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Title: Clinical characterisation of cardiac involvement in Anderson-Fabry Disease
Author: Shah, J. S.
ISNI:       0000 0004 8498 3349
Awarding Body: UCL (University College London)
Current Institution: University College London (University of London)
Date of Award: 2016
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Background: Anderson-Fabry Disease (AFD) is an X-linked lysosomal storage disorder that results in a deficiency in lysosomal α-galactosidase A. This leads to an accumulation of glycosphingolipids in multiple cell types resulting in the characteristic angiokeratomata, acroparesthesiae, hypohidrosis, and corneal opacities of classical AFD. Although patients with AFD have a reduced life span, the pathogenesis and impact of cardiac involvement on prognosis remain unclear. The aim of this thesis was to clinically characterise cardiac involvement in AFD using a systematic cardiac assessment of a consecutive cohort of patients with AFD. Methods: A cardiac assessment protocol including history and examination, 12 lead ECG, 24 hour ambulatory ECG monitoring, echocardiography and cardiopulmonary exercise testing were performed in a cohort of 122 consecutive patients. Subgroups had coronary flow reserve and evaluation of serum levels of MMP-9, TIMP-1 and TIMP-2 to assess coronary microvascular function and extracellular matrix (ECM) turnover, respectively. Results: The main results of the thesis are as follows: (1) Tachy and brady arrhythmias are common and may contribute to premature death; (2) Left ventricular systolic impairment is common and decline in systolic function may represent a measure of disease severity; (3) objective evidence for exercise limitation is common and is related to overall disease severity as assessed with a validated disease severity score; (4) patients with AFD have markedly abnormal coronary microvascular function which does not improve with ERT; (5) patients with AFD have abnormal ECM turnover associated with overall disease severity. Conclusion: Patients with AFD related cardiomyopathy have progressive disease characterised by heart failure and arrhythmia. It is likely that myocardial ischaemia and abnormal interstitial turnover are related in the pathogenesis of cardiac disease and complications. Patients with AFD need regular and continued cardiac follow up for early identification and treatment of cardiac complications.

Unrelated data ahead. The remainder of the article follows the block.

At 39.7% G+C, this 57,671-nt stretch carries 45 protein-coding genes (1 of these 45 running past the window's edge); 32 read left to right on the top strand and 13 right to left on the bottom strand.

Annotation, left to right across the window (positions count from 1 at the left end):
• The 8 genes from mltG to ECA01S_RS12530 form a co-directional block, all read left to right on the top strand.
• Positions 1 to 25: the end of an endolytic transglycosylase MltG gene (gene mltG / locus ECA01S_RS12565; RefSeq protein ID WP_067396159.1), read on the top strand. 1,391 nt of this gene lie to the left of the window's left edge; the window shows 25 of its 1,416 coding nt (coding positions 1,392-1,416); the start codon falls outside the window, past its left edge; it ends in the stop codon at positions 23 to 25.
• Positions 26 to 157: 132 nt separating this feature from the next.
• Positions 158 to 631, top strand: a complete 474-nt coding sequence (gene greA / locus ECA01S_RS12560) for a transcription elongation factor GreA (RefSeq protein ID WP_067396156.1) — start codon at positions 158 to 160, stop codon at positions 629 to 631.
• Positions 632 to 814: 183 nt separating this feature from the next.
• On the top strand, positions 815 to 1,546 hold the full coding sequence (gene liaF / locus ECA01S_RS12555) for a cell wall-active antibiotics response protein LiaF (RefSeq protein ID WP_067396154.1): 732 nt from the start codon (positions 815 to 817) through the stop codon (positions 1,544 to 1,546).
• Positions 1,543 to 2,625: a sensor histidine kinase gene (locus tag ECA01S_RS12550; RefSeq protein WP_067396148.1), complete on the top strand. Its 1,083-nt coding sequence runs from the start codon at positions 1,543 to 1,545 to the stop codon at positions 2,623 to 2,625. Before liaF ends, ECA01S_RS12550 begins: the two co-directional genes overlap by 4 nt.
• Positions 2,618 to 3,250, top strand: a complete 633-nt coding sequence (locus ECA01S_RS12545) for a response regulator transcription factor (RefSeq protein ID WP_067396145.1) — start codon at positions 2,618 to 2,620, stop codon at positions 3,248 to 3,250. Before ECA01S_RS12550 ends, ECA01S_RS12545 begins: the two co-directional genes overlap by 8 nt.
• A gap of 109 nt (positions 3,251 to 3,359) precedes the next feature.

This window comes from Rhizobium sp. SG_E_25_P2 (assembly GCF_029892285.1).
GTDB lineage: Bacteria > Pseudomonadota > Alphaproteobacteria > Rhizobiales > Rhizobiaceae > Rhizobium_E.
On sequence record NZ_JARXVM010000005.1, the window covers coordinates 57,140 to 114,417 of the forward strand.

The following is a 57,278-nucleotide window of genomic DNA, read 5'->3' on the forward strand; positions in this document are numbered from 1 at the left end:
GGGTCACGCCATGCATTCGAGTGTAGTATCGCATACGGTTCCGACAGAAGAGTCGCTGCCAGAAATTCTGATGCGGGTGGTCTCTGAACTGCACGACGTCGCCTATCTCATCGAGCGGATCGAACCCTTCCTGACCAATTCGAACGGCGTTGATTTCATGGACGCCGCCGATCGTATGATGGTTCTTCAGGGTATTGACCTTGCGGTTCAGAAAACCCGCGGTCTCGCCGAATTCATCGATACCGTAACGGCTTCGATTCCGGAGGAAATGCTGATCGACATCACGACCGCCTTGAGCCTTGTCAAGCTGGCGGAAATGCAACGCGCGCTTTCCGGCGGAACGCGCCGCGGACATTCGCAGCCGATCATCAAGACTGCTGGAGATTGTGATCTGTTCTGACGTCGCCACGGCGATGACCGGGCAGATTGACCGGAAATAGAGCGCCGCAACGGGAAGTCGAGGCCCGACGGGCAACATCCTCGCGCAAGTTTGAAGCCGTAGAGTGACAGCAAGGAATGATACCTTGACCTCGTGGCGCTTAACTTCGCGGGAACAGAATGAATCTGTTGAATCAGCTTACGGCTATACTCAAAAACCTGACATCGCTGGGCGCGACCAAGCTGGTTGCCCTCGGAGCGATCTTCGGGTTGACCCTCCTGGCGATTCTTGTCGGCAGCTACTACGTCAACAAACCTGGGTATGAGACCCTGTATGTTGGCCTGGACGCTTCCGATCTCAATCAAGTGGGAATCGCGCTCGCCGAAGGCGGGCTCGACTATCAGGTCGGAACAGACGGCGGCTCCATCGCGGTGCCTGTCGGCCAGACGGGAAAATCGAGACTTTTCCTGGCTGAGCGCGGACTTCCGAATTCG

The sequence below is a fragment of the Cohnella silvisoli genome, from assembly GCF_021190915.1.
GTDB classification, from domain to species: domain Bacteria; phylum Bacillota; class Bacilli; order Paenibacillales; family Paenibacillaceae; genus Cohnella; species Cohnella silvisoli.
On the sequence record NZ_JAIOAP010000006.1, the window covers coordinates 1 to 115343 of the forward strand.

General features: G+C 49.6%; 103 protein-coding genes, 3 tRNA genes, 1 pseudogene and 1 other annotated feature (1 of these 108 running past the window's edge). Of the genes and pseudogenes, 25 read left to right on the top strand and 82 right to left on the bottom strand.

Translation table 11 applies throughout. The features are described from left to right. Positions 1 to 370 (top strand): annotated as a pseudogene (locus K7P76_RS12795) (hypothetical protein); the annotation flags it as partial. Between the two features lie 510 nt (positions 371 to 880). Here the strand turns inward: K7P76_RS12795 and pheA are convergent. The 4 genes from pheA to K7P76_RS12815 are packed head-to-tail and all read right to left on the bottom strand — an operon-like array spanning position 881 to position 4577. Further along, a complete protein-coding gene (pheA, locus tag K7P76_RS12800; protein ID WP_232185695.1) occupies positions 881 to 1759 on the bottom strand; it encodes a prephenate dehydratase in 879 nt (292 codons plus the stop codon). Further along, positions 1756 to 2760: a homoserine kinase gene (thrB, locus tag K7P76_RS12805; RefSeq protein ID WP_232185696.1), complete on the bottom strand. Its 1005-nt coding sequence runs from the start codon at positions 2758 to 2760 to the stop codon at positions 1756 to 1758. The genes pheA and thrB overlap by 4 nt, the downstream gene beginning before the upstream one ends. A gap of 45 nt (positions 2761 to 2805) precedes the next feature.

Supervisor: Not available Sponsor: Not available
Qualification Name: Thesis (Ph.D.) Qualification Level: Doctoral
EThOS ID:  DOI: Not available